The myth of ‘undercutting wages’ is an aberration for a socialist Labour Party which should be seeking a real living wage for all people living here. Many undocumented people are known to pay more tax than they should, as they have no means to reclaim overpayments. In fact recent migrants in general often suffer from a lack of access to information and translation which will help them understand their rights and contributions. At the same time it is well-established that migrants are less likely to use public services or claim pensions. If any ‘undercutting’ is possible (and studies show that it is hugely exaggerated if not wholly invented) our role is to fight for adequate minimum wages and care for all workers. 

Trade unions should be actively recruiting migrant workers and encouraging a united front between them and other victims of exploitation. They should also be fighting on a smaller scale in majority-migrant sectors: the rapid spread of unionised struggles starting from the SOAS Justice for Cleaners campaign is a good example. Facilitated in part by Unison, it is now winning significant gains in cleaning workplaces across London universities and elsewhere. And protecting and reinforcing labour laws which seek to minimise the damage of wholesale casualisation will not only protect workers, but will force employers to rely less on itinerant, seasonal and zero-hours workers, thus benefiting ALL workers and their dependants. 

4. A doomed appeal to UKIP supporters 
Ed Miliband’s election campaign, complete with anti-migration mugs, is a laughable example of how appealing to UKIP voters and other anti-migration people (often presented in in the media in an offensive caricature of white working-class people) is not just ethically wrong but doomed to fail. Firstly, it is crucial to challenge the reasons why some voters are racist and/or anti-migration. There is a significant link between this and poverty, and a sense of political exclusion. Secondly, a Labour Party which has something real to offer to people who feel marginalised will not need to pander to racist rhetoric. A robust challenge to the scapegoating of benefits claimants would help. And finally, the Tories are already capitalising on the growing racism to win votes for themselves.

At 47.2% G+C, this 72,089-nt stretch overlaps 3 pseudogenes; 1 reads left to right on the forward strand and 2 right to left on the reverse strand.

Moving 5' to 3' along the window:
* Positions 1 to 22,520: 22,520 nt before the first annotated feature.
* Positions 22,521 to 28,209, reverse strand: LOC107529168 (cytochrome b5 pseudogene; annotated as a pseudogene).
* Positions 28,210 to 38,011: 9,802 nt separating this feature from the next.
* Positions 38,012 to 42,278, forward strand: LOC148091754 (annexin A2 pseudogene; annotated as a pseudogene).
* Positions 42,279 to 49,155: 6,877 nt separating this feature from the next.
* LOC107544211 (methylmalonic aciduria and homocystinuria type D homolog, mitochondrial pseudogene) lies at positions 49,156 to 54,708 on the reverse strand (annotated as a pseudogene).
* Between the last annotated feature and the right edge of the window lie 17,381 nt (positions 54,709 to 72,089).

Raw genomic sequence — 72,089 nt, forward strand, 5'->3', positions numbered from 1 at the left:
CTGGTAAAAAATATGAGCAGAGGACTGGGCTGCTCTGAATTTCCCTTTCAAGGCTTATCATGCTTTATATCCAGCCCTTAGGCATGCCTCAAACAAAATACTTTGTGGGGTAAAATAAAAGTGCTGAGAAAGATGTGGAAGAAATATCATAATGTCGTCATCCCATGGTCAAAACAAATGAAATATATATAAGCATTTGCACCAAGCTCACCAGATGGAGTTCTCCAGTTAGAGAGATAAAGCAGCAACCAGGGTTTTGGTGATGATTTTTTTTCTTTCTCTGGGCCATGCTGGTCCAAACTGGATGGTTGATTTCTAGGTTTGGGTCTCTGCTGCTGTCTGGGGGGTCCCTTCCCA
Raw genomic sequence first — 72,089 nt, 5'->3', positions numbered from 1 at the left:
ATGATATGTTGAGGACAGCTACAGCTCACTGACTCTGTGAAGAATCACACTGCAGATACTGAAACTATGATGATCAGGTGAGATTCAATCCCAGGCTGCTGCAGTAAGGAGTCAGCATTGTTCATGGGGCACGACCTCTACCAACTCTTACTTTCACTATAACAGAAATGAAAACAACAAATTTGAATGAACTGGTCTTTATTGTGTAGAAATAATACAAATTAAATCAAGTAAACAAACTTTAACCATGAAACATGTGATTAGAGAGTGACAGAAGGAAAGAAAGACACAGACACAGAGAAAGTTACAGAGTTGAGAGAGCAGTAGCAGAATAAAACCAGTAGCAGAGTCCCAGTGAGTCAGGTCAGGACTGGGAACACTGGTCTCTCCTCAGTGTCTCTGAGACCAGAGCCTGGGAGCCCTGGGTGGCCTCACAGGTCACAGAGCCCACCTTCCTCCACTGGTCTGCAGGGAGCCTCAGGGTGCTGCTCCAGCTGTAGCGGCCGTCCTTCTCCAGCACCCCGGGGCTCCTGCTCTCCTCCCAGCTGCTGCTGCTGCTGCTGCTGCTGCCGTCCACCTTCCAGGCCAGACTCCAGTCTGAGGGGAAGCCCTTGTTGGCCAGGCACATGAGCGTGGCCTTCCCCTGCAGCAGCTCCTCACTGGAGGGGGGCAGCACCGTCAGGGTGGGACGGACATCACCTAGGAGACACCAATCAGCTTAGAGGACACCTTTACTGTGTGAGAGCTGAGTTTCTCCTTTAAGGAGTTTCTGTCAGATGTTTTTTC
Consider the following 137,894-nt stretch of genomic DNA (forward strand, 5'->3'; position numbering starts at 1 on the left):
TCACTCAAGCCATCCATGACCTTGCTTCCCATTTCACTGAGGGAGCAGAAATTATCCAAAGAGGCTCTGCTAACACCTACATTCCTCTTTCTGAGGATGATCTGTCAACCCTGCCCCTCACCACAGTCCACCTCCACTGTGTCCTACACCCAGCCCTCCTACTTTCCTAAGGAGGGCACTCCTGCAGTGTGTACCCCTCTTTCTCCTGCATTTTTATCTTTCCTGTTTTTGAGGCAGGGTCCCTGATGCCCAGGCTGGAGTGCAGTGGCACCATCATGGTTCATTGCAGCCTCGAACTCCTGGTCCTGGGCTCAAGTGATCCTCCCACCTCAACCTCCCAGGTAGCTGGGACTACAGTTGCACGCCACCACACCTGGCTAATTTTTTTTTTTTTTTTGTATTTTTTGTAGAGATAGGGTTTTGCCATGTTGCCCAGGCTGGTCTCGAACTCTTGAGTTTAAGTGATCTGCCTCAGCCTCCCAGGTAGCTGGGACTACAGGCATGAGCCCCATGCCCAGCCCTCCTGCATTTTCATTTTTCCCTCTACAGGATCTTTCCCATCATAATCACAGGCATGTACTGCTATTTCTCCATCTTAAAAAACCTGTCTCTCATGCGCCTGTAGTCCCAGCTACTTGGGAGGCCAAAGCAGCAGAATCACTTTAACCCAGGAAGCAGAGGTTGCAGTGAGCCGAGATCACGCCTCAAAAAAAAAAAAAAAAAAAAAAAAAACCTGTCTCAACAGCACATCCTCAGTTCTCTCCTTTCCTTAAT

Pandering to this kind of populism will not help us win the election: offering a real alternative might. Furthermore, to win back voters Labour needs to address the reasons that votes were lost in a more balanced, long-term manner. Labour has sometimes capitulated to racism (it was, for example, slow to embrace equal employment during the ‘60s and ‘70s) and under New Labour, a rise in Islamophobia and the Iraq catastrophe alienated young Muslims. These are people who can be won back by Labour, as are the children and grandchildren of people who have come to live in this country over the last century. Those who think that Labour was ‘soft’ on migration under Blair or Miliband are not the ones we wish to woo: neither will it be possible to do so. 

In 1954, Joseph Welch asked Senator McCarthy ‘Have you no sense of decency?’ This simple question, asked by one brave person, contributed to the end of McCarthy’s reign of terror and persecution. 

In the face of the ‘Emperor’s New Clothes’ hysteria on migration which has plagued our country for decades, this is the question that must be asked of those who seek to vilify and scapegoat Eastern European workers, BAME British citizens and residents, asylum seekers and refugees, and the undocumented people who carry out some of our most difficult jobs. If you won’t ask it, who will? Many people, including myself, are waiting for an anti-racist clarity to emerge from this chaos, and votes depend on it in the next election. In these mad times, the Labour Party must be seen to be doing what is right; what is just; what is necessary.